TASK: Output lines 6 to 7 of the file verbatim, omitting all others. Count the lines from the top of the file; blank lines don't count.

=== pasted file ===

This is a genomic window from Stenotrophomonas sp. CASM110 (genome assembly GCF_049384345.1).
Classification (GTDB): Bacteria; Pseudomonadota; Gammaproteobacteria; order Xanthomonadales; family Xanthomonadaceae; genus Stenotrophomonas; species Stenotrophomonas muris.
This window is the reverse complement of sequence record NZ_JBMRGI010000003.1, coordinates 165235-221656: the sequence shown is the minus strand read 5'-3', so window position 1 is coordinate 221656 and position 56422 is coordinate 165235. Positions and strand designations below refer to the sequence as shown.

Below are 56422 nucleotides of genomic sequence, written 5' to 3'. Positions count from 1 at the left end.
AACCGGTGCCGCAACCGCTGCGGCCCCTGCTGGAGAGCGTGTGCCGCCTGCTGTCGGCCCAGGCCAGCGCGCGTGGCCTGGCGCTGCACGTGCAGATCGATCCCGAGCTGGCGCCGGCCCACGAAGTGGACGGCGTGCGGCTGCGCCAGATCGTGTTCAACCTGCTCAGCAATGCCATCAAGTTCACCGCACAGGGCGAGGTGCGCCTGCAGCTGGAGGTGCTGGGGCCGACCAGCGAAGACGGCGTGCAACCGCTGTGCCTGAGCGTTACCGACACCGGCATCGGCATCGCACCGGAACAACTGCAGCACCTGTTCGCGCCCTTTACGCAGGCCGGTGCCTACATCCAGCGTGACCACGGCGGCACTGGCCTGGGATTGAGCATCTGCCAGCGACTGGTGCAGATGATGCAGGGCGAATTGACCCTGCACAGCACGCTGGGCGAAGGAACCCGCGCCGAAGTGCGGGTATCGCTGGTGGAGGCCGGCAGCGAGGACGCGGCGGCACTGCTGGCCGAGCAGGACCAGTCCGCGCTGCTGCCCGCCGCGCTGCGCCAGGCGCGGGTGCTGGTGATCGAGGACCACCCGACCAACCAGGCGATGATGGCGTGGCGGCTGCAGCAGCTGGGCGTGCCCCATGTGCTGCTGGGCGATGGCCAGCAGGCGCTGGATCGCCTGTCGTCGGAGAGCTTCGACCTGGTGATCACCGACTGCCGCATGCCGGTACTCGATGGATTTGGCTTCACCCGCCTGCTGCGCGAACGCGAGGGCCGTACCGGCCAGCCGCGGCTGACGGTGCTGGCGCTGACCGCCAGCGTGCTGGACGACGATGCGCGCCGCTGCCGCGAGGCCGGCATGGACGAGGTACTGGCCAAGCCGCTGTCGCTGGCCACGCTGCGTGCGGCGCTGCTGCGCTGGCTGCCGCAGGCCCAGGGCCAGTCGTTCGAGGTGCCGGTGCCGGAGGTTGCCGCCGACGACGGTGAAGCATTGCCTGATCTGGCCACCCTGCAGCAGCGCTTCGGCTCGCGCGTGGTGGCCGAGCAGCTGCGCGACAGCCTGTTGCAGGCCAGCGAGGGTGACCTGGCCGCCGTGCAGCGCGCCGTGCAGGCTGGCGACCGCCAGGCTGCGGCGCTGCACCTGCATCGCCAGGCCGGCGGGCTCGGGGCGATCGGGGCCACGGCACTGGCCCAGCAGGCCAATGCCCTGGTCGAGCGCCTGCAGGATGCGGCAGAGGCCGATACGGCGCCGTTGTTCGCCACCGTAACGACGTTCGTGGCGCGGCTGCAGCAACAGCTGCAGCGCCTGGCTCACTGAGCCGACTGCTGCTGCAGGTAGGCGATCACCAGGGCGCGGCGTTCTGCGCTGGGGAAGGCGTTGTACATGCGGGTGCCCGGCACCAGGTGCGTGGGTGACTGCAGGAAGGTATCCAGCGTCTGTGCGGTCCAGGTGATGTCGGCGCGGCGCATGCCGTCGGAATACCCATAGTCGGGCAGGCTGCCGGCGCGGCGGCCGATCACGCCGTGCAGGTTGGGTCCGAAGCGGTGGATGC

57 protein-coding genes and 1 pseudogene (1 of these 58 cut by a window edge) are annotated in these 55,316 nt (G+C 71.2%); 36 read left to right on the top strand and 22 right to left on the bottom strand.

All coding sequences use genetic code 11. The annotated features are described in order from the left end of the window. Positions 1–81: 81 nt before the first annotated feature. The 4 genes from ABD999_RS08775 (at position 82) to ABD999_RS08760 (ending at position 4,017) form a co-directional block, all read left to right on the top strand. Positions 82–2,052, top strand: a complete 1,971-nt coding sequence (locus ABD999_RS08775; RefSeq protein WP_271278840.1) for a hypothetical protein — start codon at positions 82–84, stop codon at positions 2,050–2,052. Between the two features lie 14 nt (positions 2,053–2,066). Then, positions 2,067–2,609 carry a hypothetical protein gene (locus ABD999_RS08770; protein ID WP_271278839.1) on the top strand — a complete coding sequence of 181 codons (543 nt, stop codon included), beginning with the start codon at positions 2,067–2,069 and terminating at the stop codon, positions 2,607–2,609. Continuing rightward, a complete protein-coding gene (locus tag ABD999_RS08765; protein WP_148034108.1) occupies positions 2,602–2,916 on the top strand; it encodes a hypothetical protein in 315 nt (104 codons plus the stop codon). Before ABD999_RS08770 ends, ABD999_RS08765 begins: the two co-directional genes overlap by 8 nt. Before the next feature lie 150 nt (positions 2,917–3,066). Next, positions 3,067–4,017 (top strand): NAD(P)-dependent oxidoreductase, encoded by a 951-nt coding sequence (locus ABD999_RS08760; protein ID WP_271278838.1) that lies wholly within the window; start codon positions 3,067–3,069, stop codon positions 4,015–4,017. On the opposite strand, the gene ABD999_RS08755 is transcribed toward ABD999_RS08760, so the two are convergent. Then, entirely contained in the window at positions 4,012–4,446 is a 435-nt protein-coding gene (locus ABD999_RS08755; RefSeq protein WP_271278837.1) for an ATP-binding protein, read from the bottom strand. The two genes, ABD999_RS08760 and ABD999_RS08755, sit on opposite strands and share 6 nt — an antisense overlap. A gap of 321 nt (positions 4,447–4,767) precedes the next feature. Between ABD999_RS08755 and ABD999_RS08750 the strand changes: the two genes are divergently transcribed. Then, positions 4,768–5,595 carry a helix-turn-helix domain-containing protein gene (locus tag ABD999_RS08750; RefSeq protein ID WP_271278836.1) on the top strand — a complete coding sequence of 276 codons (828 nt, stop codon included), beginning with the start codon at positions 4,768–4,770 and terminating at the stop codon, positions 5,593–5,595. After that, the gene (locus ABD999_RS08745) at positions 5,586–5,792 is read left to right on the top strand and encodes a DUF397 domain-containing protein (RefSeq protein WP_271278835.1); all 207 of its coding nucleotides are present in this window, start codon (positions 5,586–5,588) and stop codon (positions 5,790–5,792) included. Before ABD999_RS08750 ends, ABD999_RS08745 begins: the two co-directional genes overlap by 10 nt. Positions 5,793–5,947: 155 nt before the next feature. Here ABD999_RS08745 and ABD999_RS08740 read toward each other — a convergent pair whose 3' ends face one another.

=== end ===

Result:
57 protein-coding genes and 1 pseudogene (1 of these 58 cut by a window edge) are annotated in these 55,316 nt (G+C 71.2%); 36 read left to right on the top strand and 22 right to left on the bottom strand.

All coding sequences use genetic code 11. The annotated features are described in order from the left end of the window. Positions 1–81: 81 nt before the first annotated feature. The 4 genes from ABD999_RS08775 (at position 82) to ABD999_RS08760 (ending at position 4,017) form a co-directional block, all read left to right on the top strand. Positions 82–2,052, top strand: a complete 1,971-nt coding sequence (locus ABD999_RS08775; RefSeq protein WP_271278840.1) for a hypothetical protein — start codon at positions 82–84, stop codon at positions 2,050–2,052. Between the two features lie 14 nt (positions 2,053–2,066). Then, positions 2,067–2,609 carry a hypothetical protein gene (locus ABD999_RS08770; protein ID WP_271278839.1) on the top strand — a complete coding sequence of 181 codons (543 nt, stop codon included), beginning with the start codon at positions 2,067–2,069 and terminating at the stop codon, positions 2,607–2,609. Continuing rightward, a complete protein-coding gene (locus tag ABD999_RS08765; protein WP_148034108.1) occupies positions 2,602–2,916 on the top strand; it encodes a hypothetical protein in 315 nt (104 codons plus the stop codon). Before ABD999_RS08770 ends, ABD999_RS08765 begins: the two co-directional genes overlap by 8 nt. Before the next feature lie 150 nt (positions 2,917–3,066). Next, positions 3,067–4,017 (top strand): NAD(P)-dependent oxidoreductase, encoded by a 951-nt coding sequence (locus ABD999_RS08760; protein ID WP_271278838.1) that lies wholly within the window; start codon positions 3,067–3,069, stop codon positions 4,015–4,017. On the opposite strand, the gene ABD999_RS08755 is transcribed toward ABD999_RS08760, so the two are convergent. Then, entirely contained in the window at positions 4,012–4,446 is a 435-nt protein-coding gene (locus ABD999_RS08755; RefSeq protein WP_271278837.1) for an ATP-binding protein, read from the bottom strand. The two genes, ABD999_RS08760 and ABD999_RS08755, sit on opposite strands and share 6 nt — an antisense overlap. A gap of 321 nt (positions 4,447–4,767) precedes the next feature. Between ABD999_RS08755 and ABD999_RS08750 the strand changes: the two genes are divergently transcribed. Then, positions 4,768–5,595 carry a helix-turn-helix domain-containing protein gene (locus tag ABD999_RS08750; RefSeq protein ID WP_271278836.1) on the top strand — a complete coding sequence of 276 codons (828 nt, stop codon included), beginning with the start codon at positions 4,768–4,770 and terminating at the stop codon, positions 5,593–5,595. After that, the gene (locus ABD999_RS08745) at positions 5,586–5,792 is read left to right on the top strand and encodes a DUF397 domain-containing protein (RefSeq protein WP_271278835.1); all 207 of its coding nucleotides are present in this window, start codon (positions 5,586–5,588) and stop codon (positions 5,790–5,792) included. Before ABD999_RS08750 ends, ABD999_RS08745 begins: the two co-directional genes overlap by 10 nt. Positions 5,793–5,947: 155 nt before the next feature. Here ABD999_RS08745 and ABD999_RS08740 read toward each other — a convergent pair whose 3' ends face one another.